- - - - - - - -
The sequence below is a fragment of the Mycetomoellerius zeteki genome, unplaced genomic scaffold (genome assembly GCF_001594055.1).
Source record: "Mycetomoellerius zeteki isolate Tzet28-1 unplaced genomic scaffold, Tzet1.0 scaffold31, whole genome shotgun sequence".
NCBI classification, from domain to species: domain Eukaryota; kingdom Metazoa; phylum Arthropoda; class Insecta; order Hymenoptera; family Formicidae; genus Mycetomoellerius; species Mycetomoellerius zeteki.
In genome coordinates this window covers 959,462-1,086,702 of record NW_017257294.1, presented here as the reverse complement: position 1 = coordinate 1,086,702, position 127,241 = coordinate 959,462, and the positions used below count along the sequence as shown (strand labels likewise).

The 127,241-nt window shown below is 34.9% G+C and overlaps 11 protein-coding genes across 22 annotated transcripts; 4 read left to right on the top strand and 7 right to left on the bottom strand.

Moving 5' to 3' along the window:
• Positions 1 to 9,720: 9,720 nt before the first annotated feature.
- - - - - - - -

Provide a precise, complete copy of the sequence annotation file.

The sequence below is a fragment of the Mycetomoellerius zeteki genome, unplaced genomic scaffold (genome assembly GCF_001594055.1).
Source record: "Mycetomoellerius zeteki isolate Tzet28-1 unplaced genomic scaffold, Tzet1.0 scaffold31, whole genome shotgun sequence".
NCBI classification, from domain to species: domain Eukaryota; kingdom Metazoa; phylum Arthropoda; class Insecta; order Hymenoptera; family Formicidae; genus Mycetomoellerius; species Mycetomoellerius zeteki.
In genome coordinates this window covers 959,462-1,086,702 of record NW_017257294.1, presented here as the reverse complement: position 1 = coordinate 1,086,702, position 127,241 = coordinate 959,462, and the positions used below count along the sequence as shown (strand labels likewise).

The 127,241-nt window shown below is 34.9% G+C and overlaps 11 protein-coding genes across 22 annotated transcripts; 4 read left to right on the top strand and 7 right to left on the bottom strand.

Moving 5' to 3' along the window:
• Positions 1 to 9,720: 9,720 nt before the first annotated feature.